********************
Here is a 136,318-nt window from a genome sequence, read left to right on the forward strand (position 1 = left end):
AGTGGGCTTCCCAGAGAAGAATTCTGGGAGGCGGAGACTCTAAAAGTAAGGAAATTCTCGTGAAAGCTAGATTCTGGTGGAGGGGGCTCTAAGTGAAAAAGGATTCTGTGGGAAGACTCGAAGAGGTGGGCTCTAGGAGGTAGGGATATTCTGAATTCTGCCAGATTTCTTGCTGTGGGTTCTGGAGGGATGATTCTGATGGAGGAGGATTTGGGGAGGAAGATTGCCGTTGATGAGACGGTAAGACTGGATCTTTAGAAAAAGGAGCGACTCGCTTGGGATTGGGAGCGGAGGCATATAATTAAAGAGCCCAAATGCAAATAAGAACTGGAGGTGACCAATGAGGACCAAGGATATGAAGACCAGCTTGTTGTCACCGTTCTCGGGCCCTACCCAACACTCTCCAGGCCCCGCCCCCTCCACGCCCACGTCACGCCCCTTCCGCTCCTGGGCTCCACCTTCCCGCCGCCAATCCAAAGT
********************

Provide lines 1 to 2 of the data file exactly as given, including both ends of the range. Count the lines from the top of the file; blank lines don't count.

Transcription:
Here is a 136,318-nt window from a genome sequence, read left to right on the forward strand (position 1 = left end):
AGTGGGCTTCCCAGAGAAGAATTCTGGGAGGCGGAGACTCTAAAAGTAAGGAAATTCTCGTGAAAGCTAGATTCTGGTGGAGGGGGCTCTAAGTGAAAAAGGATTCTGTGGGAAGACTCGAAGAGGTGGGCTCTAGGAGGTAGGGATATTCTGAATTCTGCCAGATTTCTTGCTGTGGGTTCTGGAGGGATGATTCTGATGGAGGAGGATTTGGGGAGGAAGATTGCCGTTGATGAGACGGTAAGACTGGATCTTTAGAAAAAGGAGCGACTCGCTTGGGATTGGGAGCGGAGGCATATAATTAAAGAGCCCAAATGCAAATAAGAACTGGAGGTGACCAATGAGGACCAAGGATATGAAGACCAGCTTGTTGTCACCGTTCTCGGGCCCTACCCAACACTCTCCAGGCCCCGCCCCCTCCACGCCCACGTCACGCCCCTTCCGCTCCTGGGCTCCACCTTCCCGCCGCCAATCCAAAGT